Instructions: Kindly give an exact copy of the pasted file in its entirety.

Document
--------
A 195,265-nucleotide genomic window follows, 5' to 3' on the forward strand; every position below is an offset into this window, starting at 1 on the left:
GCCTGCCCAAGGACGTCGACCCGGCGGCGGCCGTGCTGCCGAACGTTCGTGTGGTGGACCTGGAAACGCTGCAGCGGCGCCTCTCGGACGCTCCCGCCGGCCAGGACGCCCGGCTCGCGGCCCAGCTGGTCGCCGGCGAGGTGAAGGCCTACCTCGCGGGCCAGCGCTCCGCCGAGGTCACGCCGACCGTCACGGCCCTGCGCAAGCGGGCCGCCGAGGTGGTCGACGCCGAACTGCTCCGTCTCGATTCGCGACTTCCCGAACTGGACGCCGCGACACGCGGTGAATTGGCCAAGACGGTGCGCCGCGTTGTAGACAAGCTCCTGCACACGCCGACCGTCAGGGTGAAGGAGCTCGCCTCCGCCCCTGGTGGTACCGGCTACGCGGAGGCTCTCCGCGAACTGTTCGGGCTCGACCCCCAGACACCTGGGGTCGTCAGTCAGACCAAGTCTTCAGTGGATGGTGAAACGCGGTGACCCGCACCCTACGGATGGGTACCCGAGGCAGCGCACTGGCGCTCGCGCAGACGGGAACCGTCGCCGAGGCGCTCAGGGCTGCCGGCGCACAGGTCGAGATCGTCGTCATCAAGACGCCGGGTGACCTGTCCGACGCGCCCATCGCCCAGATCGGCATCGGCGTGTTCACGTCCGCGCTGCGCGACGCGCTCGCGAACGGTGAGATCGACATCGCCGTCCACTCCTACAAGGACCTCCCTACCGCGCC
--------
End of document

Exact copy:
A 195,265-nucleotide genomic window follows, 5' to 3' on the forward strand; every position below is an offset into this window, starting at 1 on the left:
GCCTGCCCAAGGACGTCGACCCGGCGGCGGCCGTGCTGCCGAACGTTCGTGTGGTGGACCTGGAAACGCTGCAGCGGCGCCTCTCGGACGCTCCCGCCGGCCAGGACGCCCGGCTCGCGGCCCAGCTGGTCGCCGGCGAGGTGAAGGCCTACCTCGCGGGCCAGCGCTCCGCCGAGGTCACGCCGACCGTCACGGCCCTGCGCAAGCGGGCCGCCGAGGTGGTCGACGCCGAACTGCTCCGTCTCGATTCGCGACTTCCCGAACTGGACGCCGCGACACGCGGTGAATTGGCCAAGACGGTGCGCCGCGTTGTAGACAAGCTCCTGCACACGCCGACCGTCAGGGTGAAGGAGCTCGCCTCCGCCCCTGGTGGTACCGGCTACGCGGAGGCTCTCCGCGAACTGTTCGGGCTCGACCCCCAGACACCTGGGGTCGTCAGTCAGACCAAGTCTTCAGTGGATGGTGAAACGCGGTGACCCGCACCCTACGGATGGGTACCCGAGGCAGCGCACTGGCGCTCGCGCAGACGGGAACCGTCGCCGAGGCGCTCAGGGCTGCCGGCGCACAGGTCGAGATCGTCGTCATCAAGACGCCGGGTGACCTGTCCGACGCGCCCATCGCCCAGATCGGCATCGGCGTGTTCACGTCCGCGCTGCGCGACGCGCTCGCGAACGGTGAGATCGACATCGCCGTCCACTCCTACAAGGACCTCCCTACCGCGCC